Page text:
Having grown up on farms, Madelyn Pulliam and Kristen Smith had a natural interest in agriculture that has been cultivated by their involvement in FFA.
Both seniors at Clarinda High School, Pulliam and Smith have been members of the Brokaw FFA Chapter for the past four years. Pulliam currently serves as the chapter president and Smith as chapter secretary.
“When we were in eighth grade we had an introduction to agriculture class. We both lived on farms, so we knew about FFA. But that showed up what more we could do,” Smith said.
Then, as freshmen, Pulliam and Smith participated in an agricultural class and the curbside recycling program the Brokaw FFA Chapter is involved in. As part of the agriculture class students learn about the FFA creed, the history of the organization and the competitions members compete in.
From there, the students have the opportunity to join the Brokaw FFA Chapter. This year there are 65 high school students in the chapter. A Brokaw FFA Middle School Chapter has also been started involving 32 students, which brings the total membership to 97. Andy Johnson serves as the FFA advisor for the chapter.
At the end of her freshman year Pulliam was awarded the Star Greenhand Award honoring her as the most active first-year member of the chapter. Smith, meanwhile, was awarded the Star Chapter Leadership Award as a freshman.
In addition, Pulliam and Smith have each participated in various FFA competitions over their four years of involvement with the chapter. They both competed in Conduct of Meetings as freshman and in Parliamentary Procedure as sophomores.
As a junior, Smith competed in Job Interview. She is now competing in Program of Activities as a senior.
Pulliam was a member of the Agricultural Sales Team for the chapter as a junior. Now, as a senior, she is competing in the individual portion of Agriculture Sales.
Pulliam and Smith will be competing in those categories at the district contest scheduled for March 6.
“Our school is known for its FFA program and we do really well at our contests. We practice two or three times a week and put a lot of heart into the contests. Our advisors also push us to do better,” Pulliam said.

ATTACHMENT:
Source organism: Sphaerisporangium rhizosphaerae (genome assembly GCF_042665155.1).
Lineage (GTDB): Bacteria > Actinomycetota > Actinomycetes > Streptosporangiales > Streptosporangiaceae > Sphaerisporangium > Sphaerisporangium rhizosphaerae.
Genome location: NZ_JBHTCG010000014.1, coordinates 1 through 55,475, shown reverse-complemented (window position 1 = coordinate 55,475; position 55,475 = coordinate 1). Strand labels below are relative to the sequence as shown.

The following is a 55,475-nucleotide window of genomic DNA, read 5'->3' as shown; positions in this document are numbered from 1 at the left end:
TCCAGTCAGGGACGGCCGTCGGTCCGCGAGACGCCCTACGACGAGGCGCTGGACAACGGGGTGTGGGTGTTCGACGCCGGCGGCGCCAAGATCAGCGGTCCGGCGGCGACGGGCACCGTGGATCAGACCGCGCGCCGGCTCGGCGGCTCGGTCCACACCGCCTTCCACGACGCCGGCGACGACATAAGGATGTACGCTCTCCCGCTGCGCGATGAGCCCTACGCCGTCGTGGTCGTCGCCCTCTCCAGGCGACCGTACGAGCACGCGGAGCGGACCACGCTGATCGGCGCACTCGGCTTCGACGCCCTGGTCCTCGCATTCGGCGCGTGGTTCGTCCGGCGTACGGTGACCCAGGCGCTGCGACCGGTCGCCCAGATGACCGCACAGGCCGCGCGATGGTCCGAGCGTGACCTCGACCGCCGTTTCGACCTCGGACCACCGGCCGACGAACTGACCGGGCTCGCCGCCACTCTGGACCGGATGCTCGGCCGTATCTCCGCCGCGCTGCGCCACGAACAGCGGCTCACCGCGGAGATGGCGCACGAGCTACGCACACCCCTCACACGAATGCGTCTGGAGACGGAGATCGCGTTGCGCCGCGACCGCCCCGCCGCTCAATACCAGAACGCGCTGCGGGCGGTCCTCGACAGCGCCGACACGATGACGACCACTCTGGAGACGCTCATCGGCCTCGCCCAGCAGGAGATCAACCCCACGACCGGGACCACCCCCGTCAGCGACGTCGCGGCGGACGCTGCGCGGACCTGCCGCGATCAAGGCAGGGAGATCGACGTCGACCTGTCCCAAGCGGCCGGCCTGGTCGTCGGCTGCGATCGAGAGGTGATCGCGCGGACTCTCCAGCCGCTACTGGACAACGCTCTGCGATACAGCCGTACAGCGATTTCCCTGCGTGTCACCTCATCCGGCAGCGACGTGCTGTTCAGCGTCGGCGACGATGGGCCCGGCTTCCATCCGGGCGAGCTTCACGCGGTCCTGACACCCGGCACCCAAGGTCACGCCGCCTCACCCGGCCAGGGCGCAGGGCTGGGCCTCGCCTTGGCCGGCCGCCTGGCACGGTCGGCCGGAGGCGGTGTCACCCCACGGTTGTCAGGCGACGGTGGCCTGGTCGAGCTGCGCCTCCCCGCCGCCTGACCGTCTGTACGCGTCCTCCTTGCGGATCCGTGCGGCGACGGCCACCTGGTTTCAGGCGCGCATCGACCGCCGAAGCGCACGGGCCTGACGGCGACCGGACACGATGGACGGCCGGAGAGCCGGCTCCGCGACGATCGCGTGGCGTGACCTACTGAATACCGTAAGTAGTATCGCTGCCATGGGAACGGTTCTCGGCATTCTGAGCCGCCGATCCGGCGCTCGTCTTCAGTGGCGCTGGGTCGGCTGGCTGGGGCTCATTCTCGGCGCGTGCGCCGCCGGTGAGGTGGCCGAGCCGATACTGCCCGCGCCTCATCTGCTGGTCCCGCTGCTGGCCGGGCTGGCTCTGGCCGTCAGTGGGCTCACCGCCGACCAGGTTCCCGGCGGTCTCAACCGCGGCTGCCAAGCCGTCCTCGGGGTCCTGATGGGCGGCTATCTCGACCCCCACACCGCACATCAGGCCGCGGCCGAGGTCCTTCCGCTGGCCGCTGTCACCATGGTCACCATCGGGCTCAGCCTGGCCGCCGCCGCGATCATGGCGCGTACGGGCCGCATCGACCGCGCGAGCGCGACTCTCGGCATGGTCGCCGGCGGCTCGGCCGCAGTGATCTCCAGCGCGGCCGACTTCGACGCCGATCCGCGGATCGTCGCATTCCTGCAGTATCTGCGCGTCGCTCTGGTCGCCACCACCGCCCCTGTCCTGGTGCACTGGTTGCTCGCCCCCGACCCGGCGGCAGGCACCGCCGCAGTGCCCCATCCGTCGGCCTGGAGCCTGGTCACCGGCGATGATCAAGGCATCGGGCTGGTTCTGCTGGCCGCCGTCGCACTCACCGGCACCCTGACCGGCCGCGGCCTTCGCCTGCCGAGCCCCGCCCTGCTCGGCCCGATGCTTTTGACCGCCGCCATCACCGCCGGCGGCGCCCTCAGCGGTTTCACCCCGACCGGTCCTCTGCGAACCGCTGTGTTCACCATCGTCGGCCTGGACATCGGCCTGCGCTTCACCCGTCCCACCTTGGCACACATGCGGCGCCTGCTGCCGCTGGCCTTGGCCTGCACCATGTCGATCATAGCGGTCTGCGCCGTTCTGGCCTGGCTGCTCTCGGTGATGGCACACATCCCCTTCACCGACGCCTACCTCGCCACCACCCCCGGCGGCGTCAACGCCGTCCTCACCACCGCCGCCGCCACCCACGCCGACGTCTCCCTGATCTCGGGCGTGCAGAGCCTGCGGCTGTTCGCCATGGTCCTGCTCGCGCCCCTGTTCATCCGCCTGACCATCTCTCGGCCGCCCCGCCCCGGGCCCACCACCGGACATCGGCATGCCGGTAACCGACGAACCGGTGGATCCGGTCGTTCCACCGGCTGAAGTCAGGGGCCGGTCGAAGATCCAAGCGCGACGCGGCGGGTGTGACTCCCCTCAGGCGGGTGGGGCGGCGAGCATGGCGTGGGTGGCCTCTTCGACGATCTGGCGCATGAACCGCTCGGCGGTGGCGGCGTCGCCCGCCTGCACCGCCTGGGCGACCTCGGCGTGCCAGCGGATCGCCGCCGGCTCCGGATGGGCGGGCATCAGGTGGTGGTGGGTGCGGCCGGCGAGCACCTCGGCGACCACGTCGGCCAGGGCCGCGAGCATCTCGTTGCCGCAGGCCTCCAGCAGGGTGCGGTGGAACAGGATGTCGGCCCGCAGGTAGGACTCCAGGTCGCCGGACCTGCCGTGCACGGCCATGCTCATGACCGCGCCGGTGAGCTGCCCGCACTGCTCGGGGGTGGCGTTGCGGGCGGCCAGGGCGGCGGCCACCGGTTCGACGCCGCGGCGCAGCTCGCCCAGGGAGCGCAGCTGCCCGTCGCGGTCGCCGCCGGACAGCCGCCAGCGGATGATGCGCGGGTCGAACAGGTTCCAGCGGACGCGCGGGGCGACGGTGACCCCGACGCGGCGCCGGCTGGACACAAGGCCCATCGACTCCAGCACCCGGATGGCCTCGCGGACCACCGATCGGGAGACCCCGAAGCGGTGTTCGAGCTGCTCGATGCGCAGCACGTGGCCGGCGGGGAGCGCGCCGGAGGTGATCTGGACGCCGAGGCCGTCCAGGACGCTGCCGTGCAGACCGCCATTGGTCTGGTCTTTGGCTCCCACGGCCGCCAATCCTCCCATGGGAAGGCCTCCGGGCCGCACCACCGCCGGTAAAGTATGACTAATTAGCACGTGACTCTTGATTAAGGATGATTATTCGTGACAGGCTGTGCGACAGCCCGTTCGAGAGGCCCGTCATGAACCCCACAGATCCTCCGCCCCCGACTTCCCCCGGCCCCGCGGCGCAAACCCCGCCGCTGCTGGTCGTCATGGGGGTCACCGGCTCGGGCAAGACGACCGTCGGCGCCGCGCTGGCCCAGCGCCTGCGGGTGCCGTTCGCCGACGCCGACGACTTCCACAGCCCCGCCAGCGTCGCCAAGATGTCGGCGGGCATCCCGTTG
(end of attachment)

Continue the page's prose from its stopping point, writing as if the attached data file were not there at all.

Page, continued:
Before being selected as chapter president this year, Pulliam served as the chapter secretary as a junior. She said the experience helped prepare her for leading the chapter as a senior.
“As the secretary I took notes on the new business and old business as well as taking the roll call of who was at the meetings and how long the meetings took. I also had to read the previous minutes, which gave me a step forward in public speaking and how to lead the meeting. It really helped my communication skills and leadership,” Pulliam said.
Prior to being named the secretary, Smith was one of the two reporters for the chapter. Smith was responsible for taking photographs and compiling the scrapbook that showcased the activities the members were involved in. The scrapbook is also used to help recruit middle school students to the chapter.
“I worked on the scrapbook on my own. I wanted to make it perfect and show off what our chapter does,” Smith said. “Our chapter does a lot for the Clarinda. Being able to give back to the community is amazing and community service is something I have grown very passionate about.”
The activities the Brokaw FFA Chapter is involved in are also being celebrated this week as the organization observes National FFA Week. The week opened with the annual Tractorcade around the downtown square in Clarinda on Monday. Members wore official FFA dress to school Tuesday, while an open house was held Wednesday for parents and teachers.
Members were to wear their FFA shirts to school Thursday and were treated to a lunch by the Page County Cattlemen’s Association. The celebration will conclude Friday with a pizza party and dodgeball.
Following graduation, Pulliam said she plans to study agricultural business in college.
“One thing I’m going to take away from FFA is the importance of being a leader, not only in our chapter but in the community. I want to be a good role model to younger kids, show them what FFA is about and encourage them to get involved in the activities,” Pulliam said.
Meanwhile, Smith will be attending South Dakota State University. She will be studying agricultural business and communications.
“FFA has taught me that agriculture is everywhere. It is a big deal and more important than many people think. I think everyone should take an ag class to learn how it affects the community,” Smith said.